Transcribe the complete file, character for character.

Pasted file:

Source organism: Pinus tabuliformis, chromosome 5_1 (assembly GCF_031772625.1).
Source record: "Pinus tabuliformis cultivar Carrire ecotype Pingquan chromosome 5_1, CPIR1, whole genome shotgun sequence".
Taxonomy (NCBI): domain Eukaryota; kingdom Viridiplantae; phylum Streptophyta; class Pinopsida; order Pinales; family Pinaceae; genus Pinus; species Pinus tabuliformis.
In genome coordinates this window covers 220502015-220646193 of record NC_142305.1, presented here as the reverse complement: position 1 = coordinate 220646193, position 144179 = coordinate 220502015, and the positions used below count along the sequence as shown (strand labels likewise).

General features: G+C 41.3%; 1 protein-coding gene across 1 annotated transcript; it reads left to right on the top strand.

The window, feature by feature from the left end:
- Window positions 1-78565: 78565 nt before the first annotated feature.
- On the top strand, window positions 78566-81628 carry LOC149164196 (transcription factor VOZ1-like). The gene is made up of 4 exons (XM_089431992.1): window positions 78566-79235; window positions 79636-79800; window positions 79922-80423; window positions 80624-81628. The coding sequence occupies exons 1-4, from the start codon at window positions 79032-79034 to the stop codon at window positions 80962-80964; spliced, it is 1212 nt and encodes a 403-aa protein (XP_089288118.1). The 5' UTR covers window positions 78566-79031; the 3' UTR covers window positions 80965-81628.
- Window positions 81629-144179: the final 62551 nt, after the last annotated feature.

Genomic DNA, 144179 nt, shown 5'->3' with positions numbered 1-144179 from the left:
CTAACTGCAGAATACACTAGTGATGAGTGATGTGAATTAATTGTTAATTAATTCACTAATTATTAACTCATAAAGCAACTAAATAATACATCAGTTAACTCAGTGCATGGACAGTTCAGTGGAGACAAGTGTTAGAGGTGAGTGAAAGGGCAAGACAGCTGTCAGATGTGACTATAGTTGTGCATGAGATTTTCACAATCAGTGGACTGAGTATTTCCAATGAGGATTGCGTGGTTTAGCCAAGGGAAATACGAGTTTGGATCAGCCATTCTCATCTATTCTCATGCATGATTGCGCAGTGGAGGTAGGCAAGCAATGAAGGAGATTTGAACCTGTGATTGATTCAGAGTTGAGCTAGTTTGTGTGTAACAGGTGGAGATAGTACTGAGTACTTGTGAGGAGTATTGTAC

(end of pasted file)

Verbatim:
Source organism: Pinus tabuliformis, chromosome 5_1 (assembly GCF_031772625.1).
Source record: "Pinus tabuliformis cultivar Carrire ecotype Pingquan chromosome 5_1, CPIR1, whole genome shotgun sequence".
Taxonomy (NCBI): domain Eukaryota; kingdom Viridiplantae; phylum Streptophyta; class Pinopsida; order Pinales; family Pinaceae; genus Pinus; species Pinus tabuliformis.
In genome coordinates this window covers 220502015-220646193 of record NC_142305.1, presented here as the reverse complement: position 1 = coordinate 220646193, position 144179 = coordinate 220502015, and the positions used below count along the sequence as shown (strand labels likewise).

General features: G+C 41.3%; 1 protein-coding gene across 1 annotated transcript; it reads left to right on the top strand.

The window, feature by feature from the left end:
- Window positions 1-78565: 78565 nt before the first annotated feature.
- On the top strand, window positions 78566-81628 carry LOC149164196 (transcription factor VOZ1-like). The gene is made up of 4 exons (XM_089431992.1): window positions 78566-79235; window positions 79636-79800; window positions 79922-80423; window positions 80624-81628. The coding sequence occupies exons 1-4, from the start codon at window positions 79032-79034 to the stop codon at window positions 80962-80964; spliced, it is 1212 nt and encodes a 403-aa protein (XP_089288118.1). The 5' UTR covers window positions 78566-79031; the 3' UTR covers window positions 80965-81628.
- Window positions 81629-144179: the final 62551 nt, after the last annotated feature.

Genomic DNA, 144179 nt, shown 5'->3' with positions numbered 1-144179 from the left:
CTAACTGCAGAATACACTAGTGATGAGTGATGTGAATTAATTGTTAATTAATTCACTAATTATTAACTCATAAAGCAACTAAATAATACATCAGTTAACTCAGTGCATGGACAGTTCAGTGGAGACAAGTGTTAGAGGTGAGTGAAAGGGCAAGACAGCTGTCAGATGTGACTATAGTTGTGCATGAGATTTTCACAATCAGTGGACTGAGTATTTCCAATGAGGATTGCGTGGTTTAGCCAAGGGAAATACGAGTTTGGATCAGCCATTCTCATCTATTCTCATGCATGATTGCGCAGTGGAGGTAGGCAAGCAATGAAGGAGATTTGAACCTGTGATTGATTCAGAGTTGAGCTAGTTTGTGTGTAACAGGTGGAGATAGTACTGAGTACTTGTGAGGAGTATTGTAC